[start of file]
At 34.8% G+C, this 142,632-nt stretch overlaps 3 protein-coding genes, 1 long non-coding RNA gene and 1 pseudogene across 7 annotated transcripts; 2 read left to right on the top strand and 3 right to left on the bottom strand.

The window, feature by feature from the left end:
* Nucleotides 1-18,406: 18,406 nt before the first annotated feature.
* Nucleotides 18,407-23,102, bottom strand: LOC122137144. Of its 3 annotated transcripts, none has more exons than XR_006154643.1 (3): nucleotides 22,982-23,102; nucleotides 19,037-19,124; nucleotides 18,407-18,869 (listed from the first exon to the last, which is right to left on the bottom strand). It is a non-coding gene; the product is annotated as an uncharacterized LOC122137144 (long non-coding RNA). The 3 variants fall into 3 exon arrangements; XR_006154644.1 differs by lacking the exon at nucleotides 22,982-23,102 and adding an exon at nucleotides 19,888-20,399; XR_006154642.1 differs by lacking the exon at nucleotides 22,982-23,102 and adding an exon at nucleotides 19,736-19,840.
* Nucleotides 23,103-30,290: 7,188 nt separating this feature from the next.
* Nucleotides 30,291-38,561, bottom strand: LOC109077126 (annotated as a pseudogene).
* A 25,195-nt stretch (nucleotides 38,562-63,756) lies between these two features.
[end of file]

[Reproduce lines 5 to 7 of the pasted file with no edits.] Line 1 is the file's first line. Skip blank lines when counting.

* Nucleotides 23,103-30,290: 7,188 nt separating this feature from the next.
* Nucleotides 30,291-38,561, bottom strand: LOC109077126 (annotated as a pseudogene).
* A 25,195-nt stretch (nucleotides 38,562-63,756) lies between these two features.